For his very first microcontroller project, [Wingletang] designed a completely non-invasive and totally awesome solution to this problem. He’s using LDRs arranged in a ring to detect which LED is lit. Recycled mouse pad foam and black styrene keep ambient light from creating false positives, and double as enclosure for the sensor and support boards. As [Mrs. Wingletang] cycles through with the knob, an Arduino clone mounted in a nearby project box determines which program is selected, and a Velleman KA02 audio shield plays a recorded clip of [Wingletang] announcing the cycle number and description.

The system, dubbed SOAP (Speech Output Announcing Programmes), has been a great help to [Mrs. Wingletang] for about the last year. Watch her take it for a spin after the break, and stick around for SOAP’s origin story and walk-through videos.

It’s baffling that so few washers and dryers let you know when they’re finished. Don’t waste your time checking over and over again—Laundry Spy waits for the vibrations to end and sends you a text.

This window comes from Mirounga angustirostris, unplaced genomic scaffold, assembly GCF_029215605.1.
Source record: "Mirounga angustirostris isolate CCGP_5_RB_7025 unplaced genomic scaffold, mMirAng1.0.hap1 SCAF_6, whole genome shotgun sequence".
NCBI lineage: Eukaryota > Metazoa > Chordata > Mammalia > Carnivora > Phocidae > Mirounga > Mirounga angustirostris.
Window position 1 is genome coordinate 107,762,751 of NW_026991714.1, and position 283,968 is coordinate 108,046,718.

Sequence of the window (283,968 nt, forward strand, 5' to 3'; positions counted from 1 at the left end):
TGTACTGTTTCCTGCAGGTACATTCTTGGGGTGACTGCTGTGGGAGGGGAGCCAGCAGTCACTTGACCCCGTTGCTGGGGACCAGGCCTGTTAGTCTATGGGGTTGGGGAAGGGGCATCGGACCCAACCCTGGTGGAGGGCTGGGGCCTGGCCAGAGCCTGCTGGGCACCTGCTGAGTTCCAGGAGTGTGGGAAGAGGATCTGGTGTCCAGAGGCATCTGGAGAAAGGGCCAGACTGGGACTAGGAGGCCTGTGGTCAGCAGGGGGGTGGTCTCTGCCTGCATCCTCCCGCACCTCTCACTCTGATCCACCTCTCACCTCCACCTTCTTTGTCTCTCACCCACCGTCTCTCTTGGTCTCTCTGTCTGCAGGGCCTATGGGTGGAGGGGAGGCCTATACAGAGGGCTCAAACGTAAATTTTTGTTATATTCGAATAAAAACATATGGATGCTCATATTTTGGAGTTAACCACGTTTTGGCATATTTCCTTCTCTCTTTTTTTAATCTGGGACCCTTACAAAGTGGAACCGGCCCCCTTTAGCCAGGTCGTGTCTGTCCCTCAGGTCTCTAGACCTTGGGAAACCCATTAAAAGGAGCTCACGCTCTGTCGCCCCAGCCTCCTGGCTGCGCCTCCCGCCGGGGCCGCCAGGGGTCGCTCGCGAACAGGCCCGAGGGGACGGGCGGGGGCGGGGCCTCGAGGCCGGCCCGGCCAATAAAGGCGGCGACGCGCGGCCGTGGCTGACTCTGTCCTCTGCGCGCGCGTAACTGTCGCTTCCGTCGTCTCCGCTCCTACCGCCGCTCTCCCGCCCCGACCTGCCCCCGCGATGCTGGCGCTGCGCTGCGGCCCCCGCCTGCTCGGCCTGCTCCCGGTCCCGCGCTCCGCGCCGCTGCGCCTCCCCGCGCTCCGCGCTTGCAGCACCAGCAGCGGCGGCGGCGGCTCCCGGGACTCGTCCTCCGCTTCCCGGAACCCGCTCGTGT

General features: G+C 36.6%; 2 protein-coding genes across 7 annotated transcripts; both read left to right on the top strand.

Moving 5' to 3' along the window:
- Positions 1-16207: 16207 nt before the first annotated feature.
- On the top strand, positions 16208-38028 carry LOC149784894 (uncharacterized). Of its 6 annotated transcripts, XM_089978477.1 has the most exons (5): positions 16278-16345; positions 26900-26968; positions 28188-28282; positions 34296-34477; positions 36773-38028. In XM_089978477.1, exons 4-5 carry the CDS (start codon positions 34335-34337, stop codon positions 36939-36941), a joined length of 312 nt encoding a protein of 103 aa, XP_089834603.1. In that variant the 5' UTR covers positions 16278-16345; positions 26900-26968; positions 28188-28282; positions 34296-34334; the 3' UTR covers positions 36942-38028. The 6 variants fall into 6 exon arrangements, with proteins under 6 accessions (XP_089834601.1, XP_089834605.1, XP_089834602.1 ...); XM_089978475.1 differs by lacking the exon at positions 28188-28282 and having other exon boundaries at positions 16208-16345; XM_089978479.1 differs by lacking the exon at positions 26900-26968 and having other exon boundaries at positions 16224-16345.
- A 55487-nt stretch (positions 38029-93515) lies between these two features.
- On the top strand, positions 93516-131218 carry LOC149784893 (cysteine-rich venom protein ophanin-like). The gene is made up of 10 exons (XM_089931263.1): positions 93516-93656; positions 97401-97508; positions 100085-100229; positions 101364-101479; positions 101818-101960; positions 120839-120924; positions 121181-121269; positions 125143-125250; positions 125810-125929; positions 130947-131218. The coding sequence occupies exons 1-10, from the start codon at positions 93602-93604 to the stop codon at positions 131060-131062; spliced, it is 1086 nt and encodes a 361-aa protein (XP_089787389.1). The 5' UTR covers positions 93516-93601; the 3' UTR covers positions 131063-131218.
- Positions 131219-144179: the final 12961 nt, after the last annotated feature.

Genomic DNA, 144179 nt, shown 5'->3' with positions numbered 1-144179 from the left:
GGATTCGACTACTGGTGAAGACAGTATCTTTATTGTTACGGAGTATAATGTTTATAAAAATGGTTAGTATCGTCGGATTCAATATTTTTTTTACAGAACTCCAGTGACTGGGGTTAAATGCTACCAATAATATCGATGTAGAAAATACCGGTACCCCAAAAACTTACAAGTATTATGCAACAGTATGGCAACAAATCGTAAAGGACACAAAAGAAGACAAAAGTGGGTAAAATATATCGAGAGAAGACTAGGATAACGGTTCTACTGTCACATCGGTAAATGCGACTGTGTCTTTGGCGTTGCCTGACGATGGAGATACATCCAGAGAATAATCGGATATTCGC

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Freeforming The Atari Punk Console

This stunning piece of art is [Emily Velasco’s] take on the Atari Punk Console. It’s a freeform circuit that synthesizes sound using 555 timers. The circuit has been around for a long time, but her fabrication is completely new and simply incredible!

This isn’t [Emily’s] first rodeo. She previously built the mini CRT sculpture project seen to the left in the image above. Its centerpiece is a tiny CRT from an old video camera viewfinder, and it is fairly common for the driver circuit to understand composite video. And unlike CRTs, small video cameras with composite video output are easily available today for not much money. Together they bring a piece of 1980s-era video equipment into the modern selfie age. The cubic frame holding everything together is also the ground plane, but its main purpose is to give us an unimpeded view. We can admire the detail on this CRT and its accompanying circuitry representing 1982 state of the art in miniaturized consumer electronics. (And yes, high voltage components are safely insulated. Just don’t poke your finger under anything.)